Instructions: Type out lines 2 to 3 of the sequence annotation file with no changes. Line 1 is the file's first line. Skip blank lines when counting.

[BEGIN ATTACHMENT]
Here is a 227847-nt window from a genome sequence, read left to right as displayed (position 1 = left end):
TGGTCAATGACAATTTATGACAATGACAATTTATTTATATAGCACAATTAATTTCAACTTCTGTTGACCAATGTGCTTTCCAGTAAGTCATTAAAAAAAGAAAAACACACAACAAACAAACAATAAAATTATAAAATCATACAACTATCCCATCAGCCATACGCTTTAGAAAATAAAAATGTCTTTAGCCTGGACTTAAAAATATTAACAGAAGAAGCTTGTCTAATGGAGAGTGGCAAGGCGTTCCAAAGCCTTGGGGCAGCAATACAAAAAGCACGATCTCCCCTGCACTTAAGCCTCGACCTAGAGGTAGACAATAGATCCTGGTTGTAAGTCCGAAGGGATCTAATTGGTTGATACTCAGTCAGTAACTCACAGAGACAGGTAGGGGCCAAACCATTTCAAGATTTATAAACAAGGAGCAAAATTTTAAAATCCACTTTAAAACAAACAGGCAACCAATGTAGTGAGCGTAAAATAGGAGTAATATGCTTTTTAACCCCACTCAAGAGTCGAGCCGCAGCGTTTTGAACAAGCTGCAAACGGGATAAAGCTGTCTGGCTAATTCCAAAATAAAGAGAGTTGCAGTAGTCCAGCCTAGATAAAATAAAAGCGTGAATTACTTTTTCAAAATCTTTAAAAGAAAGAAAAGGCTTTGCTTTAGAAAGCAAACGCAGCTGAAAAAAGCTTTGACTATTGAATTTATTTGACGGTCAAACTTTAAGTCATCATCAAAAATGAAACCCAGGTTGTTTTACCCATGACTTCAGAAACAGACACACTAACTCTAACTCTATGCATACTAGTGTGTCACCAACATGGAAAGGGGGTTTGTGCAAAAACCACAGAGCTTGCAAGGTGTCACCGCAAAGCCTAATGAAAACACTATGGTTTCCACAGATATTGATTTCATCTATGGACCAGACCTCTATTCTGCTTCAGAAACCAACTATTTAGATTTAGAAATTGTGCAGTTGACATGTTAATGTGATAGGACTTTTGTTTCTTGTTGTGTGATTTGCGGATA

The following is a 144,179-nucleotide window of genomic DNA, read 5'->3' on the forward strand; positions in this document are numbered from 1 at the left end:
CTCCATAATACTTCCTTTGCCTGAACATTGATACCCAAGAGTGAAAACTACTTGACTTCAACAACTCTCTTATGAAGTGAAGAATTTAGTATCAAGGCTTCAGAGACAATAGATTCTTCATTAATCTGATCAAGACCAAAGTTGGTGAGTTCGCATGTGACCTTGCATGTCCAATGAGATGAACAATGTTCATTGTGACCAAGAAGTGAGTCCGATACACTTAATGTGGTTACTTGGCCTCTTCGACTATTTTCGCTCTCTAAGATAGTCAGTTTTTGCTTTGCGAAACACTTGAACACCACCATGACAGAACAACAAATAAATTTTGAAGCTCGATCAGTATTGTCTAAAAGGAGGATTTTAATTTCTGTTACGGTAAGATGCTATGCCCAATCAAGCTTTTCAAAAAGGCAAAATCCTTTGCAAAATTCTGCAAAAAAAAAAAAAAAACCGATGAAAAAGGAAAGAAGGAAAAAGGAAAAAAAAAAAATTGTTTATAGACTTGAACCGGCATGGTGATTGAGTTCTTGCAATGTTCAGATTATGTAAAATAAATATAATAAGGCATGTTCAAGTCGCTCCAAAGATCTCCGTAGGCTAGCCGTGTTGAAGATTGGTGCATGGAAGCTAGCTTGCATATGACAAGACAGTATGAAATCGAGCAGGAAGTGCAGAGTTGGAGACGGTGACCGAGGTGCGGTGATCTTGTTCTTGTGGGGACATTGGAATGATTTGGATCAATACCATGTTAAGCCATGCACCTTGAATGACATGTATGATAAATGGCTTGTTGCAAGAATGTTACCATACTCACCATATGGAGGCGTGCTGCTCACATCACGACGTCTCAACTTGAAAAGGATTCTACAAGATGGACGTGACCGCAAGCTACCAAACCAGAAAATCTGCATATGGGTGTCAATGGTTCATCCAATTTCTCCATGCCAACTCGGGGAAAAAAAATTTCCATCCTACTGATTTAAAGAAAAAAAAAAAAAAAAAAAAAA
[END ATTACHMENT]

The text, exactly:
TGGTCAATGACAATTTATGACAATGACAATTTATTTATATAGCACAATTAATTTCAACTTCTGTTGACCAATGTGCTTTCCAGTAAGTCATTAAAAAAAGAAAAACACACAACAAACAAACAATAAAATTATAAAATCATACAACTATCCCATCAGCCATACGCTTTAGAAAATAAAAATGTCTTTAGCCTGGACTTAAAAATATTAACAGAAGAAGCTTGTCTAATGGAGAGTGGCAAGGCGTTCCAAAGCCTTGGGGCAGCAATACAAAAAGCACGATCTCCCCTGCACTTAAGCCTCGACCTAGAGGTAGACAATAGATCCTGGTTGTAAGTCCGAAGGGATCTAATTGGTTGATACTCAGTCAGTAACTCACAGAGACAGGTAGGGGCCAAACCATTTCAAGATTTATAAACAAGGAGCAAAATTTTAAAATCCACTTTAAAACAAACAGGCAACCAATGTAGTGAGCGTAAAATAGGAGTAATATGCTTTTTAACCCCACTCAAGAGTCGAGCCGCAGCGTTTTGAACAAGCTGCAAACGGGATAAAGCTGTCTGGCTAATTCCAAAATAAAGAGAGTTGCAGTAGTCCAGCCTAGATAAAATAAAAGCGTGAATTACTTTTTCAAAATCTTTAAAAGAAAGAAAAGGCTTTGCTTTAGAAAGCAAACGCAGCTGAAAAAAGCTTTGACTATTGAATTTATTTGACGGTCAAACTTTAAGTCATCATCAAAAATGAAACCCAGGTTGTTTTACCCATGACTTCAGAAACAGACACACTAACTCTAACTCTATGCATACTAGTGTGTCACCAACATGGAAAGGGGGTTTGTGCAAAAACCACAGAGCTTGCAAGGTGTCACCGCAAAGCCTAATGAAAACACTATGGTTTCCACAGATATTGATTTCATCTATGGACCAGACCTCTATTCTGCTTCAGAAACCAACTATTTAGATTTAGAAATTGTGCAGTTGACATGTTAATGTGATAGGACTTTTGTTTCTTGTTGTGTGATTTGCGGATA

The following is a 144,179-nucleotide window of genomic DNA, read 5'->3' on the forward strand; positions in this document are numbered from 1 at the left end: